Date Published: December 10, 2011
Publisher: Hindawi Publishing Corporation
Author(s): Yi Lin, William J. Hogan.
Mesenchymal stem cells (MSCs) represent a heterogeneous population of stromal cells with pluripotent mesenchymal differentiation potential. They have been found to have immunosuppressive properties and the ability to modulate angiogenesis and endogenous tissue repair by in vitro and animal studies. Clinical trials have examined the utility of these cells in autoimmune and inflammatory conditions. In particular, in allogeneic hematopoietic stem cell transplant (HSCT), multiple studies have been conducted to explore the use of MSC to treat acute and chronic graft-versus-host disease (GVHD) and for cotransplantation with HSCT to promote HSC engraftment and prevent GVHD. We review here the results of these studies and discuss some challenges of this treatment modality in this disease setting.
Mesenchymal stem cell and multipotent mesenchymal stromal cells are both designated MSC nomenclature by the latest consensus statement from the International Society for Cellular Therapy (ISCT) . This is a group of heterogeneous plastic-adherent cells that can be isolated from bone marrow (BM), adipose tissue, placenta, cord blood, and other tissues. The name MSC simply implies the mesenchymal origin of these cells and is not necessarily the limit of their differentiation potential. Given the heterogeneity of the stromal cell compartment and the limited number of these cells that have true stem-cell-like properties, consistent characterizations of MSC were proposed to maximize intersample equivalency in data comparison . Three criteria are now commonly used among researchers:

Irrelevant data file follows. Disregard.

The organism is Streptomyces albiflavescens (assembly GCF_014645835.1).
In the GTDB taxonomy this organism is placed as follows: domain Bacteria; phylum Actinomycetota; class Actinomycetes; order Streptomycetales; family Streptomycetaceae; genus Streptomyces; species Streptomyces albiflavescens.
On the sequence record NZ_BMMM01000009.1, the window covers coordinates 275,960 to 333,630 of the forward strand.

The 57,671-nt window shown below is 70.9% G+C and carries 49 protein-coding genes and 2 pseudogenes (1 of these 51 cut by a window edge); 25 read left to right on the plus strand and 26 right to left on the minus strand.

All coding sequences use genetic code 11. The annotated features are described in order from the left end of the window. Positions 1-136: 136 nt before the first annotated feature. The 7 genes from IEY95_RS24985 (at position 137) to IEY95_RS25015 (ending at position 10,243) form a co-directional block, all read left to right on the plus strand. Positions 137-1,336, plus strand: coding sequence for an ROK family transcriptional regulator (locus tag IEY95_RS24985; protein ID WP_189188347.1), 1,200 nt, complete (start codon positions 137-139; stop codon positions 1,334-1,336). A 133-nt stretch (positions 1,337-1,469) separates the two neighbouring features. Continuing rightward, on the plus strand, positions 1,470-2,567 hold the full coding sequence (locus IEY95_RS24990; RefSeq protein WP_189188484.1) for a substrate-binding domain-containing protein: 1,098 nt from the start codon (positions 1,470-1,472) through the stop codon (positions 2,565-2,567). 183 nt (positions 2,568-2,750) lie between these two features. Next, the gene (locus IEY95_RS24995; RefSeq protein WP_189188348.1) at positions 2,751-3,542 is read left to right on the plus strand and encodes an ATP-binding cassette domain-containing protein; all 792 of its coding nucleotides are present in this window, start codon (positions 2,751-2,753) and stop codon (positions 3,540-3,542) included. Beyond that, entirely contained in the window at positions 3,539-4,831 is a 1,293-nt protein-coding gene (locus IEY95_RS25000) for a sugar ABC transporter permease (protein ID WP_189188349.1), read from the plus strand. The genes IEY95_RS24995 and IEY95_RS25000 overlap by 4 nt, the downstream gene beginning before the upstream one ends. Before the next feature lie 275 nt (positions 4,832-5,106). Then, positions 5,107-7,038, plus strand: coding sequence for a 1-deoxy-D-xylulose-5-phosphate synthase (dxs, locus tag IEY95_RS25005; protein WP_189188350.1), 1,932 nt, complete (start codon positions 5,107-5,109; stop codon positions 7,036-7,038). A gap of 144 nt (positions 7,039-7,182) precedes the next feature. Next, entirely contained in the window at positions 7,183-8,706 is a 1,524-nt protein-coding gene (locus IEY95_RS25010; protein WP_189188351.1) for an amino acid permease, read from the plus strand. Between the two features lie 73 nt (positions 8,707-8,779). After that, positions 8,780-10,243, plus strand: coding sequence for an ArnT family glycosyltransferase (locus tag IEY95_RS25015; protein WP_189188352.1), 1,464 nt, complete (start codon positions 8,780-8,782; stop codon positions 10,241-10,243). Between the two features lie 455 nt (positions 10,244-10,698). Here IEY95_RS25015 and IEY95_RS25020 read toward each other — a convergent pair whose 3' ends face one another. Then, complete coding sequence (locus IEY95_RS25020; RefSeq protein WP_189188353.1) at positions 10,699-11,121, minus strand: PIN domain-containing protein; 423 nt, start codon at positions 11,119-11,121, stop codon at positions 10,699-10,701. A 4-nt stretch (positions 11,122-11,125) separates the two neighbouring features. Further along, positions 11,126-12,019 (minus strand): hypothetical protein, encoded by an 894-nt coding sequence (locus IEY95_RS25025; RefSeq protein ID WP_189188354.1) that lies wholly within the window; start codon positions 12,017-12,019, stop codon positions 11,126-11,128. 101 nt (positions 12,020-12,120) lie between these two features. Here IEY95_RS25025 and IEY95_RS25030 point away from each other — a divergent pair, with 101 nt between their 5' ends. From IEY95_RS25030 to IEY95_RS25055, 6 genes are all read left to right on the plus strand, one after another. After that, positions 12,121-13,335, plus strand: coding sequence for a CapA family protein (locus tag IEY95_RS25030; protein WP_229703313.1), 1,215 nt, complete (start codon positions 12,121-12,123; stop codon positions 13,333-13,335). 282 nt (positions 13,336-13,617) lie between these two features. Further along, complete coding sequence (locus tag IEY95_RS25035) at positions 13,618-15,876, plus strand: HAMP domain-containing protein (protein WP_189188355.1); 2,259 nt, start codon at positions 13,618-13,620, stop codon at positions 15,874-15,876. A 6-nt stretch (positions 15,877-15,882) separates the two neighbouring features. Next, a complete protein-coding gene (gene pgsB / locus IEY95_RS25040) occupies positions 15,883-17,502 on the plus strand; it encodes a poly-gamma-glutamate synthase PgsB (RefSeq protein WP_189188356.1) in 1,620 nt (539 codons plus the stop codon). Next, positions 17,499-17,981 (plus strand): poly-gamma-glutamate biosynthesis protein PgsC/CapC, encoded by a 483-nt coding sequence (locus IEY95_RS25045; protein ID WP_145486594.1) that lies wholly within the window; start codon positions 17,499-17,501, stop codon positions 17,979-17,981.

In some animal models, MSC infusion improved the survival of skin and solid organ grafts [4, 16, 19, 21]. Some patients in previously described studies who were at risk of graft failure or rejection had good response with MSC infusion . This prompted a number of investigators to examine the use of MSC cotransplant with HSCT to promote engraftment and prevent GVHD.
In conclusion, clinical evidence suggests that MSC may have some activity in the treatment and prevention of GVHD; however the largest randomized trials have not confirmed this to date. A better understanding of the underlying biology is needed to rationally design further phase III trials attempting to confirm efficacy and clarify risk of disease relapse and infection. Optimization of MSC therapy in GVHD and other clinical conditions will require better understanding of these cells’ mechanism of action and how these functions are affected by other existing treatment modalities. This knowledge can then be translated to improve the design of MSC therapy. Advances in personalized medicine should be employed to identify the patient population likely to benefit from MSC therapy and the role of MSC in combination with existing treatment modalities.